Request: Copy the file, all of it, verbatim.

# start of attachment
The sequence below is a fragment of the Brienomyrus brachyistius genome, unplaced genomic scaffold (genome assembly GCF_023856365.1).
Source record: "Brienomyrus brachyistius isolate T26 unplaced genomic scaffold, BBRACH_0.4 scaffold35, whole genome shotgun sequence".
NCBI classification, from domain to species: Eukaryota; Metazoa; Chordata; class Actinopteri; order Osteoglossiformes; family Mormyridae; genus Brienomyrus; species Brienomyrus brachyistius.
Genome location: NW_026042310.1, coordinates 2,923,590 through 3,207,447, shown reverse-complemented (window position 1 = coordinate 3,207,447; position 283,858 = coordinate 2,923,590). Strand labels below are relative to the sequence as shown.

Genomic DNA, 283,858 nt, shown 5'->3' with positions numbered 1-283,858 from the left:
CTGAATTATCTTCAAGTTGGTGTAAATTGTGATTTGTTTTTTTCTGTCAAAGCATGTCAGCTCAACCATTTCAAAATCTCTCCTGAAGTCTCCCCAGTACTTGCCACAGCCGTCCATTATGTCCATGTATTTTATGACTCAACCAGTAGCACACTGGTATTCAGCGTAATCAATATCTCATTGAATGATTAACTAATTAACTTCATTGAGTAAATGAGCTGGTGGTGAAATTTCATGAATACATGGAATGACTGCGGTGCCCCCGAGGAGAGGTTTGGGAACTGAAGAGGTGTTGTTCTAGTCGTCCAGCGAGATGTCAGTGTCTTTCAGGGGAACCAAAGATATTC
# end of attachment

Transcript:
The sequence below is a fragment of the Brienomyrus brachyistius genome, unplaced genomic scaffold (genome assembly GCF_023856365.1).
Source record: "Brienomyrus brachyistius isolate T26 unplaced genomic scaffold, BBRACH_0.4 scaffold35, whole genome shotgun sequence".
NCBI classification, from domain to species: Eukaryota; Metazoa; Chordata; class Actinopteri; order Osteoglossiformes; family Mormyridae; genus Brienomyrus; species Brienomyrus brachyistius.
Genome location: NW_026042310.1, coordinates 2,923,590 through 3,207,447, shown reverse-complemented (window position 1 = coordinate 3,207,447; position 283,858 = coordinate 2,923,590). Strand labels below are relative to the sequence as shown.

Genomic DNA, 283,858 nt, shown 5'->3' with positions numbered 1-283,858 from the left:
CTGAATTATCTTCAAGTTGGTGTAAATTGTGATTTGTTTTTTTCTGTCAAAGCATGTCAGCTCAACCATTTCAAAATCTCTCCTGAAGTCTCCCCAGTACTTGCCACAGCCGTCCATTATGTCCATGTATTTTATGACTCAACCAGTAGCACACTGGTATTCAGCGTAATCAATATCTCATTGAATGATTAACTAATTAACTTCATTGAGTAAATGAGCTGGTGGTGAAATTTCATGAATACATGGAATGACTGCGGTGCCCCCGAGGAGAGGTTTGGGAACTGAAGAGGTGTTGTTCTAGTCGTCCAGCGAGATGTCAGTGTCTTTCAGGGGAACCAAAGATATTC